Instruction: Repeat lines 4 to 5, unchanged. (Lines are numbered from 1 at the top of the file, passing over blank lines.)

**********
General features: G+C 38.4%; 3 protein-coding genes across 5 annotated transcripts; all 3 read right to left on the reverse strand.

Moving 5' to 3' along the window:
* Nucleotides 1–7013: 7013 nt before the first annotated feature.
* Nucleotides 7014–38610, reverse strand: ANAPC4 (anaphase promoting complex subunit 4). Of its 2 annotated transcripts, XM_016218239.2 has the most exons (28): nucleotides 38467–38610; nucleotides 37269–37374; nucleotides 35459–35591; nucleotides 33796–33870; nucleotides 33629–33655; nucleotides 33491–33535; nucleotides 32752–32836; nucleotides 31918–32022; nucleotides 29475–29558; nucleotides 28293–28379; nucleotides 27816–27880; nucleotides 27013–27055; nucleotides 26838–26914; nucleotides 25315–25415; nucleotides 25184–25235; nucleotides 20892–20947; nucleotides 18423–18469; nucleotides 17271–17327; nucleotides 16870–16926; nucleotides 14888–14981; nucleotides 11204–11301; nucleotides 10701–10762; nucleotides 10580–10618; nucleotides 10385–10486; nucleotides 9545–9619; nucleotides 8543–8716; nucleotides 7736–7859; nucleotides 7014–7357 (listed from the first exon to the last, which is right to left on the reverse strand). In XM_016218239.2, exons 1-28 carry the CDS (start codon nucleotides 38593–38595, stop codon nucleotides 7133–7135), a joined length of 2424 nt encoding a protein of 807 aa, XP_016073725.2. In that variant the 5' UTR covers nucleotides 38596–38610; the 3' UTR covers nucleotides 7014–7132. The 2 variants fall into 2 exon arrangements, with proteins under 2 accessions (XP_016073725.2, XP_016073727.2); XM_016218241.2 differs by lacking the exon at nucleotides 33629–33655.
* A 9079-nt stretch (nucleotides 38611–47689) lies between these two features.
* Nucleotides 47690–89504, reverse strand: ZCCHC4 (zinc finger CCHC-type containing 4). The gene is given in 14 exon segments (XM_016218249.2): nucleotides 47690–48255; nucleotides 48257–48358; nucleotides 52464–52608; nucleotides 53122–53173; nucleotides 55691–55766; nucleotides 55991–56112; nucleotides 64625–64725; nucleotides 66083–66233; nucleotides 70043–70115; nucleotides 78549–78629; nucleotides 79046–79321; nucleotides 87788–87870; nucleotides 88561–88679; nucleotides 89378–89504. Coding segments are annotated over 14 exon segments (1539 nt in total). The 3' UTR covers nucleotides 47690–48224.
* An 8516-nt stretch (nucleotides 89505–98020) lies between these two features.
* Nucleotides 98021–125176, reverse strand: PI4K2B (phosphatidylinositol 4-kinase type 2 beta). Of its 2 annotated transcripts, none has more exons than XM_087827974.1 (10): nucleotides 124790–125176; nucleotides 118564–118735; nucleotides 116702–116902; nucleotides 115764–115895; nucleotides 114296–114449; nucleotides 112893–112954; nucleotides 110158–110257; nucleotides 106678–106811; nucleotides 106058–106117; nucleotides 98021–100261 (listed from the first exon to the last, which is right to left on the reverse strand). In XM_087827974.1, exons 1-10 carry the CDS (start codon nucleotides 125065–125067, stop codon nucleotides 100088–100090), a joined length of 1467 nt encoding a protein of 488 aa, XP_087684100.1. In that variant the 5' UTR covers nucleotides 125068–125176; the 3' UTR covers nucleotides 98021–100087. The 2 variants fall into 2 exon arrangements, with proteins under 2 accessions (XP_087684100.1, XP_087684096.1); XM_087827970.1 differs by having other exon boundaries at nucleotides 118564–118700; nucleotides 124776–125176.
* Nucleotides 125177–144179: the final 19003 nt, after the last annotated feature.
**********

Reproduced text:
* Nucleotides 7014–38610, reverse strand: ANAPC4 (anaphase promoting complex subunit 4). Of its 2 annotated transcripts, XM_016218239.2 has the most exons (28): nucleotides 38467–38610; nucleotides 37269–37374; nucleotides 35459–35591; nucleotides 33796–33870; nucleotides 33629–33655; nucleotides 33491–33535; nucleotides 32752–32836; nucleotides 31918–32022; nucleotides 29475–29558; nucleotides 28293–28379; nucleotides 27816–27880; nucleotides 27013–27055; nucleotides 26838–26914; nucleotides 25315–25415; nucleotides 25184–25235; nucleotides 20892–20947; nucleotides 18423–18469; nucleotides 17271–17327; nucleotides 16870–16926; nucleotides 14888–14981; nucleotides 11204–11301; nucleotides 10701–10762; nucleotides 10580–10618; nucleotides 10385–10486; nucleotides 9545–9619; nucleotides 8543–8716; nucleotides 7736–7859; nucleotides 7014–7357 (listed from the first exon to the last, which is right to left on the reverse strand). In XM_016218239.2, exons 1-28 carry the CDS (start codon nucleotides 38593–38595, stop codon nucleotides 7133–7135), a joined length of 2424 nt encoding a protein of 807 aa, XP_016073725.2. In that variant the 5' UTR covers nucleotides 38596–38610; the 3' UTR covers nucleotides 7014–7132. The 2 variants fall into 2 exon arrangements, with proteins under 2 accessions (XP_016073725.2, XP_016073727.2); XM_016218241.2 differs by lacking the exon at nucleotides 33629–33655.
* A 9079-nt stretch (nucleotides 38611–47689) lies between these two features.